34:14 For you must not worship 1 any other god, 2 for the Lord, whose name 3 is Jealous, is a jealous God. 34:15 Be careful 4 not to make a covenant with the inhabitants of the land, for when 5 they prostitute themselves 6 to their gods and sacrifice to their gods, and someone invites you, 7 you will eat from his sacrifice; 34:16 and you then take 8 his daughters for your sons, and when his daughters prostitute themselves to their gods, they will make your sons prostitute themselves to their gods as well. 34:17 You must not make yourselves molten gods.
34:18 “You must keep the Feast of Unleavened Bread. For seven days 9 you must eat bread made without yeast, as I commanded you; do this 10 at the appointed time of the month Abib, for in the month Abib you came out of Egypt.
34:19 “Every firstborn of the womb 11 belongs to me, even every firstborn 12 of your cattle that is a male, 13 whether ox or sheep. 34:20 Now the firstling 14 of a donkey you may redeem with a lamb, but if you do not redeem it, then break its neck. 15 You must redeem all the firstborn of your sons.
“No one will appear before me empty-handed. 16
34:22 “You must observe 21 the Feast of Weeks – the firstfruits of the harvest of wheat – and the Feast of Ingathering at the end 22 of the year. 34:23 At three times 23 in the year all your men 24 must appear before the Lord God, 25 the God of Israel. 34:24 For I will drive out 26 the nations before you and enlarge your borders; no one will covet 27 your land when you go up 28 to appear before the Lord your God three times 29 in the year.
34:26 “The first of the firstfruits of your soil you must bring to the house of the Lord your God.
You must not cook a young goat in its mother’s milk.” 31
1 tn Heb “bow down.”
4 tn The sentence begins simply “lest you make a covenant”; it is undoubtedly a continuation of the imperative introduced earlier, and so that is supplied here.
5 tn The verb is a perfect with a vav consecutive. In the literal form of the sentence, this clause tells what might happen if the people made a covenant with the inhabitants of the land: “Take heed…lest you make a covenant…and then they prostitute themselves…and sacrifice…and invite…and you eat.” The sequence lays out an entire scenario.
6 tn The verb זָנָה (zanah) means “to play the prostitute; to commit whoredom; to be a harlot” or something similar. It is used here and elsewhere in the Bible for departing from pure religion and engaging in pagan religion. The use of the word in this figurative sense is fitting, because the relationship between God and his people is pictured as a marriage, and to be unfaithful to it was a sin. This is also why God is described as a “jealous” or “impassioned” God. The figure may not be merely a metaphorical use, but perhaps a metonymy, since there actually was sexual immorality at the Canaanite altars and poles.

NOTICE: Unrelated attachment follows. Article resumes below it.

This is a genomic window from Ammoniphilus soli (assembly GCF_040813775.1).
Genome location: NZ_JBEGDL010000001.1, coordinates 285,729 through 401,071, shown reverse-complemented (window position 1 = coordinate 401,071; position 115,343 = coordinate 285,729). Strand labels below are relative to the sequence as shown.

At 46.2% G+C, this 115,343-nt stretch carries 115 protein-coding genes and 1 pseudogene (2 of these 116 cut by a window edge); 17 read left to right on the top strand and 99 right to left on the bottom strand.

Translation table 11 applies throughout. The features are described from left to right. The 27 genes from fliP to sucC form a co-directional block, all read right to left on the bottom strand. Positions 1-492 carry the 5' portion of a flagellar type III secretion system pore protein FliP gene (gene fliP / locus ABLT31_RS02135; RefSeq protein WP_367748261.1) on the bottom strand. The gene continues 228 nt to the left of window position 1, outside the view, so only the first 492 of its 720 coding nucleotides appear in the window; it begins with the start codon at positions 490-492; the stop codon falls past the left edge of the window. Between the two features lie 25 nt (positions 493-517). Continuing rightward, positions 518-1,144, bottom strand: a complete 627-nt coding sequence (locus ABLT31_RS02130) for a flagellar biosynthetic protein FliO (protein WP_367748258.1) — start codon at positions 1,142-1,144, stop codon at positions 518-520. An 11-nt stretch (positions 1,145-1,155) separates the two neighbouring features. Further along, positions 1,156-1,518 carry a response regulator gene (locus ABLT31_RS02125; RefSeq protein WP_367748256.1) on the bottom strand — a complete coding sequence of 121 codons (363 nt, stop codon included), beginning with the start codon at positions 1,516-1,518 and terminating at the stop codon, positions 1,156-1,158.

7 tn There is no subject for the verb. It could be rendered “and one invites you,” or it could be made a passive.
8 tn In the construction this verb would follow as a possible outcome of the last event, and so remain in the verbal sequence. If the people participate in the festivals of the land, then they will intermarry, and that could lead to further involvement with idolatry.
9 tn This is an adverbial accusative of time.
10 tn The words “do this” have been supplied.
11 tn Heb “everything that opens the womb.”
12 tn Here too: everything that “opens [the womb].”
13 tn The verb basically means “that drops a male.” The verb is feminine, referring to the cattle.
14 tn Heb “and the one that opens [the womb of] the donkey.”
15 sn See G. Brin, “The Firstling of Unclean Animals,” JQR 68 (1971): 1-15.
16 tn The form is the adverb “empty.”
17 tn This is an adverbial accusative of time.
18 tn Or “cease” (i.e., from the labors).
20 tn The imperfect tense expresses injunction or instruction.
21 tn The imperfect tense means “you will do”; it is followed by the preposition with a suffix to express the ethical dative to stress the subject.
22 tn The expression is “the turn of the year,” which is parallel to “the going out of the year,” and means the end of the agricultural season.
23 tn “Three times” is an adverbial accusative.
24 tn Heb “all your males.”
25 tn Here the divine name reads in Hebrew הָאָדֹן יְהוָה (ha’adon yÿhvah), which if rendered according to the traditional scheme of “
sn The title “Lord” is included here before the divine name (translated “
26 tn The verb is a Hiphil imperfect of יָרַשׁ (yarash), which means “to possess.” In the causative stem it can mean “dispossess” or “drive out.”
27 sn The verb “covet” means more than desire; it means that some action will be taken to try to acquire the land that is being coveted. It is one thing to envy someone for their land; it is another to be consumed by the desire that stops at nothing to get it (it, not something like it).
28 tn The construction uses the infinitive construct with a preposition and a suffixed subject to form the temporal clause.
29 tn The expression “three times” is an adverbial accusative of time.
30 sn See M. Haran, “The Passover Sacrifice,” Studies in the Religion of Ancient Israel (VTSup), 86-116.